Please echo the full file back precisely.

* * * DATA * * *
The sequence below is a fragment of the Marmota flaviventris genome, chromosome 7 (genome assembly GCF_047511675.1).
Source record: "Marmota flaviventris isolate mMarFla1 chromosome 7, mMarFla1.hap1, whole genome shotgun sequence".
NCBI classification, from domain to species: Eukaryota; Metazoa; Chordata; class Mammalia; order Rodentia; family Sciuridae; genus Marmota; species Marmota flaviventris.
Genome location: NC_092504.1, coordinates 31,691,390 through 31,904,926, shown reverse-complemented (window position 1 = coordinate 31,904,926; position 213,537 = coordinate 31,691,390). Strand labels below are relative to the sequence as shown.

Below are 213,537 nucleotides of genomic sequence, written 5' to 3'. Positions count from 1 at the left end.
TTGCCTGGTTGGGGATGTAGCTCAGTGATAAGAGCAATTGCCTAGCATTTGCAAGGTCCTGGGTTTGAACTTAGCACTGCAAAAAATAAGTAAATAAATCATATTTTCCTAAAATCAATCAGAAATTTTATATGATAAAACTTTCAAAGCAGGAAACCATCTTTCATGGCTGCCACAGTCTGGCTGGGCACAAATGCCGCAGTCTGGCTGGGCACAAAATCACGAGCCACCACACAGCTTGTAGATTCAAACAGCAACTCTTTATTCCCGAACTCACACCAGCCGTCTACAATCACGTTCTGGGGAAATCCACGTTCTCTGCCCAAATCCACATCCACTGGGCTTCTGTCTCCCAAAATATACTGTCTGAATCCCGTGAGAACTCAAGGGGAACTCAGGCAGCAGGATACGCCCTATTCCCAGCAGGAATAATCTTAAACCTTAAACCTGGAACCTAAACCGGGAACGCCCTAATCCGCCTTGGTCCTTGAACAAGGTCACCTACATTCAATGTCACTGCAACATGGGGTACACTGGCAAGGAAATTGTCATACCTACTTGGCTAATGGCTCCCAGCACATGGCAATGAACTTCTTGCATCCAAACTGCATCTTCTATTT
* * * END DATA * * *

The sequence below is a fragment of the Marmota flaviventris genome, chromosome 7 (genome assembly GCF_047511675.1).
Source record: "Marmota flaviventris isolate mMarFla1 chromosome 7, mMarFla1.hap1, whole genome shotgun sequence".
NCBI classification, from domain to species: Eukaryota; Metazoa; Chordata; class Mammalia; order Rodentia; family Sciuridae; genus Marmota; species Marmota flaviventris.
Genome location: NC_092504.1, coordinates 31,691,390 through 31,904,926, shown reverse-complemented (window position 1 = coordinate 31,904,926; position 213,537 = coordinate 31,691,390). Strand labels below are relative to the sequence as shown.

Below are 213,537 nucleotides of genomic sequence, written 5' to 3'. Positions count from 1 at the left end.
TTGCCTGGTTGGGGATGTAGCTCAGTGATAAGAGCAATTGCCTAGCATTTGCAAGGTCCTGGGTTTGAACTTAGCACTGCAAAAAATAAGTAAATAAATCATATTTTCCTAAAATCAATCAGAAATTTTATATGATAAAACTTTCAAAGCAGGAAACCATCTTTCATGGCTGCCACAGTCTGGCTGGGCACAAATGCCGCAGTCTGGCTGGGCACAAAATCACGAGCCACCACACAGCTTGTAGATTCAAACAGCAACTCTTTATTCCCGAACTCACACCAGCCGTCTACAATCACGTTCTGGGGAAATCCACGTTCTCTGCCCAAATCCACATCCACTGGGCTTCTGTCTCCCAAAATATACTGTCTGAATCCCGTGAGAACTCAAGGGGAACTCAGGCAGCAGGATACGCCCTATTCCCAGCAGGAATAATCTTAAACCTTAAACCTGGAACCTAAACCGGGAACGCCCTAATCCGCCTTGGTCCTTGAACAAGGTCACCTACATTCAATGTCACTGCAACATGGGGTACACTGGCAAGGAAATTGTCATACCTACTTGGCTAATGGCTCCCAGCACATGGCAATGAACTTCTTGCATCCAAACTGCATCTTCTATTT